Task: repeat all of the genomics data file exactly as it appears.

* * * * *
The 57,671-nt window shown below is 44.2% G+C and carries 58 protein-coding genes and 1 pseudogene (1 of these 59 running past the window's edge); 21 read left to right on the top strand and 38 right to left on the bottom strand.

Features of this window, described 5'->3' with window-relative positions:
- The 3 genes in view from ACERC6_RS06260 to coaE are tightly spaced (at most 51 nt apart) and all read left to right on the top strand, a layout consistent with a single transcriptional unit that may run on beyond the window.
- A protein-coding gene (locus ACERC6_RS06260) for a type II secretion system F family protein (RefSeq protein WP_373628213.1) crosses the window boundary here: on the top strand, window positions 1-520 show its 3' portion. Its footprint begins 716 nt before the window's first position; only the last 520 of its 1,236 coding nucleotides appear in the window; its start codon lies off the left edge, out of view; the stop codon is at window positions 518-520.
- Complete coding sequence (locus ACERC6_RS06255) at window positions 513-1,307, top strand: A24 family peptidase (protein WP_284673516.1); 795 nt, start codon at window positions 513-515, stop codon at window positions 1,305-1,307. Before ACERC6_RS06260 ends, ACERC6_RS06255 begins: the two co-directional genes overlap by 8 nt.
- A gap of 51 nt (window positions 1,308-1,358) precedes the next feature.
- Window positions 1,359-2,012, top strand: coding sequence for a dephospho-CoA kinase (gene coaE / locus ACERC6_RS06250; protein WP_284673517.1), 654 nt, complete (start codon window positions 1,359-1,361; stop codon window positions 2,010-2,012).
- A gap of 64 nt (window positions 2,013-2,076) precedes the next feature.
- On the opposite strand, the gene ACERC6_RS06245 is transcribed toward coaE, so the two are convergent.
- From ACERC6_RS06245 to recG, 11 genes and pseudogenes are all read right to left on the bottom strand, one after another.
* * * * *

The 57,671-nt window shown below is 44.2% G+C and carries 58 protein-coding genes and 1 pseudogene (1 of these 59 running past the window's edge); 21 read left to right on the top strand and 38 right to left on the bottom strand.

Features of this window, described 5'->3' with window-relative positions:
- The 3 genes in view from ACERC6_RS06260 to coaE are tightly spaced (at most 51 nt apart) and all read left to right on the top strand, a layout consistent with a single transcriptional unit that may run on beyond the window.
- A protein-coding gene (locus ACERC6_RS06260) for a type II secretion system F family protein (RefSeq protein WP_373628213.1) crosses the window boundary here: on the top strand, window positions 1-520 show its 3' portion. Its footprint begins 716 nt before the window's first position; only the last 520 of its 1,236 coding nucleotides appear in the window; its start codon lies off the left edge, out of view; the stop codon is at window positions 518-520.
- Complete coding sequence (locus ACERC6_RS06255) at window positions 513-1,307, top strand: A24 family peptidase (protein WP_284673516.1); 795 nt, start codon at window positions 513-515, stop codon at window positions 1,305-1,307. Before ACERC6_RS06260 ends, ACERC6_RS06255 begins: the two co-directional genes overlap by 8 nt.
- A gap of 51 nt (window positions 1,308-1,358) precedes the next feature.
- Window positions 1,359-2,012, top strand: coding sequence for a dephospho-CoA kinase (gene coaE / locus ACERC6_RS06250; protein WP_284673517.1), 654 nt, complete (start codon window positions 1,359-1,361; stop codon window positions 2,010-2,012).
- A gap of 64 nt (window positions 2,013-2,076) precedes the next feature.
- On the opposite strand, the gene ACERC6_RS06245 is transcribed toward coaE, so the two are convergent.
- From ACERC6_RS06245 to recG, 11 genes and pseudogenes are all read right to left on the bottom strand, one after another.